Example: Given a symbol rate of 6.25 Gbps (1 UI = 160 nsec) and a 2080 rise time that is 30% of a UI (48 nsec), then fstop should be at least 0.6 * 1/48e9 = 12.5 GHz. If the rise time is faster, then fstop should be greater.

For this example, what if the Sparameters were captured up to 12.5 GHz, but now is to be used for a symbol rate at 12.5 Gbps?
Overcoming a low fstop frequency value will be discussed in a following section.
The total channel, as discussed above, includes the Sparameter frequency domain data and must be converted to an equivalent single ended impulse response that represents the total channel from the Tx IBIS differential output to the Rx IBIS differential input.
It is not a trivial task to produce a causal and passive impulse response from bandlimited Sparameters for time domain convolution analysis.
Some channel simulators result in an impulse response that contains a lot of highfrequency aliasing. This distortion can result in misleading SerDes system simulation results.
Overcoming high frequency aliasing in the total channel impulse response will be discussed in a following section.
Overcoming Limited SParameter Bandwidth
Consider this example: The Sparameters were captured up to 12.5 GHz, but now are to be used for a symbol rate at 12.5 Gbps.
Using the criteria from the prior section: Given 1 UI at 12.5 Gbps = 80 nsec and 2080 rise time that is 30% of a UI (24 nsec), then the Sparameter fstop should be at least 0.6 * 1/24e9 = 25 GHz. If the rise time is faster, then fstop should be greater.
Ideally, the Sparameters should be recaptured up to 25 GHz. Until that is done, it would be nice to use the Sparameters band limited to 12.5 GHz.
Fortunately, a web site offers a solution with a free cloudbased tool. See this web page made available by SerDesDesign.com; free registration is required for use.
For discussion purposes, the S4P file is named Channel_25Gbps_12p5GHz.s4p, with upper frequency 12.5 GHz, and with differential inputs pins, 1 (P side), 3 (N side), and output pins, 2 (P side), 4 (N side).
The web page setup for converting the S4P file is shown in Figure 2.
Figure 2. Web page setup for converting the S4P file
Observe that the S4P file Channel_25Gbps_12p5GHz.s4p is uploaded and is defined as having four ports and the input and output pin assignments are made. Observe that the SymbolRate=50e9 and the SamplesPerSymbol=1. The SampleRate = SymbolRate*SamplesPerSymbol and thus the maximum output frequency will be SampleRate/2 = 25 GHz.
After setup, select Run ‘Select to generate causal Sparameters’. The converted S4P file can be downloaded by selecting Download ‘Causal Sparameter file’. To compare the converted S4P file to the original S4P file, select Run ‘Compare Causal SParameters to SParameters from SParamFile’. Comparison of the S21 and S23 frequency domain responses are shown in Figure 3 with original S4P in red and the converted S4P in blue.
Figure 3. Causal SParameters for S21 (left) and S23 (right)
Observe that from 0 Hz to 12.5 GHz, the converted S4P is identical to the original S4P. Beyond 12.5 GHz to 25 GHz, the converted S4P response is smoothly extrapolated. The resultant converted S4P has all corrections applied and its time domain response is causal.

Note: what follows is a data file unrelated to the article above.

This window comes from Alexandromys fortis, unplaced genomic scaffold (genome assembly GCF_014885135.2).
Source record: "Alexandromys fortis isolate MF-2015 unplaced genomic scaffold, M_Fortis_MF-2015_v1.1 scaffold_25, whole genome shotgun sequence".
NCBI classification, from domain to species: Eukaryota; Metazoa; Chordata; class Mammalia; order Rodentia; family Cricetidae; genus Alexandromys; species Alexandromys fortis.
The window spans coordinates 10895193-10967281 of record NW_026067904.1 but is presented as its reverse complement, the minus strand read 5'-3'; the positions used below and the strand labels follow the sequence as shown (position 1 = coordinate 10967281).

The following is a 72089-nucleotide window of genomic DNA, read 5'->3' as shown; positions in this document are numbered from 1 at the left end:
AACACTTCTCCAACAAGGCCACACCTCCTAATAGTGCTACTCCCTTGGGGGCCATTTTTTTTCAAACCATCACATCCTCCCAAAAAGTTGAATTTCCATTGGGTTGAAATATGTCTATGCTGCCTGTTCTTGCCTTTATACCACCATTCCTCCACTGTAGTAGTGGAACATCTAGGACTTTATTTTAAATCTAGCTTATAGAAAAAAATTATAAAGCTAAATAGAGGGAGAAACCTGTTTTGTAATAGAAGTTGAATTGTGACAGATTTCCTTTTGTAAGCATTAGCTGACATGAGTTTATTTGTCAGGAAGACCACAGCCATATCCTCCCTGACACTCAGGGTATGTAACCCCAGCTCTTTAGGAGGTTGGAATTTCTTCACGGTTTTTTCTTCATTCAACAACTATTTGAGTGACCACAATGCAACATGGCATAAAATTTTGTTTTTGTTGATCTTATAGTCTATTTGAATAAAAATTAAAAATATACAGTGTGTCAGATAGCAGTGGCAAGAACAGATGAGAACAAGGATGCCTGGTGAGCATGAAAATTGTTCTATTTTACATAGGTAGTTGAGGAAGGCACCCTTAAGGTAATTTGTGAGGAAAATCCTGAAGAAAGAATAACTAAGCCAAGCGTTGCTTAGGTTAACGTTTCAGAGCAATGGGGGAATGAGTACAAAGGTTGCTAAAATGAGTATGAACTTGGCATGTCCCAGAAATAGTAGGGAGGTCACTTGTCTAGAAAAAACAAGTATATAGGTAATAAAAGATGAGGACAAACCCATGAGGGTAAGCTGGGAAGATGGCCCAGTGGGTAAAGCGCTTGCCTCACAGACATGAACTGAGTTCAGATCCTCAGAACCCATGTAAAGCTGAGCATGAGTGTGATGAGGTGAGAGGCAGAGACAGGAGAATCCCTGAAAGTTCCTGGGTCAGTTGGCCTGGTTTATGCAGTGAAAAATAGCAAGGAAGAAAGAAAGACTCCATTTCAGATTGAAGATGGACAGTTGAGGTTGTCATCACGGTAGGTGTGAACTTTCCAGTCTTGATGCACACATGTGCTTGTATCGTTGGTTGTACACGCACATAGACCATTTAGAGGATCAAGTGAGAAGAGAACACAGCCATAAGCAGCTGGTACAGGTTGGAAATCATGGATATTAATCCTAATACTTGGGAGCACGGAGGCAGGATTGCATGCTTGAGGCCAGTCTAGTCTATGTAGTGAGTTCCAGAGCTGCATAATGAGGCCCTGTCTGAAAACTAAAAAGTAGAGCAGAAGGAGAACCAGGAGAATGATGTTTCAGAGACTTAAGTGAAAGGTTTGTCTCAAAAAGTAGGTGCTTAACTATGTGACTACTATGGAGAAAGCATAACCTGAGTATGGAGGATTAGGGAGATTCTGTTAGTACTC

Of course, the extrapolated data is only an approximation to the actual hardware response. Only by measuring the hardware out to 25 GHz will one get the actual hardware characteristic. This approach can keep one’s SerDes system investigation going while one awaits the remeasured S4P data.
Overcoming SParameter to Impulse Response Distortions
Whenever using Sparameters in a channel simulator, it is wise to understand the characteristics. Specifically, those of the single ended impulse resulting from the channel simulator conversion of the total channel that includes Sparameter data. If the impulse response has unwanted high frequency aliasing, then it is desirable to overcome these distortions.
As noted earlier, it is not trivial to produce a causal and passive impulse response from bandlimited Sparameters for time domain convolution analysis. Some channel simulators result in an impulse response that contains a lot of highfrequency aliasing. This distortion can result in misleading SerDes system simulation results.
For discussion purposes, the following assumes an NRZ 25 Gbps symbol rate and the total channel uses one S4P file with differential input pins 1 (P side), 3 (N side), and output pins 2 (P side), 4 (N side) along with passthru Tx IBISAMI and Rx IBISAMI models that have an IBIS buffer with C_comp = 150 fF capacitance.
Figure 4 shows the S4P data transmission magnitudes for Sij, i < j. The S4P data highest frequency is 40 GHz.
Figure 4. Test channel S4P transmission characteristics Sij, i < j
Observe that at Nyquist (12.5 GHz), the S21 and S43 characteristics have a loss of about 25 dB. Also observe the suck out in the responses at about 22 GHz.
The objective of the channel simulator is to take this total channel characteristic and convert it into an equivalent single ended impulse response. To do this, the differential input and output port terminations are as defined in the Tx/Rx IBIS buffers.
Let hdd21 represent the time domain single ended impulse response derived from the SerDes system total channel. In this time domain derivation, any frequency domain to time domain transformation is not just a simple inverse FFT operation.
As a first example, the SerDesDesign.com free cloudbased channel simulator is used. The SerDesDesign.com frequency domain to time domain transformation inherently does not result in any high frequency aliasing.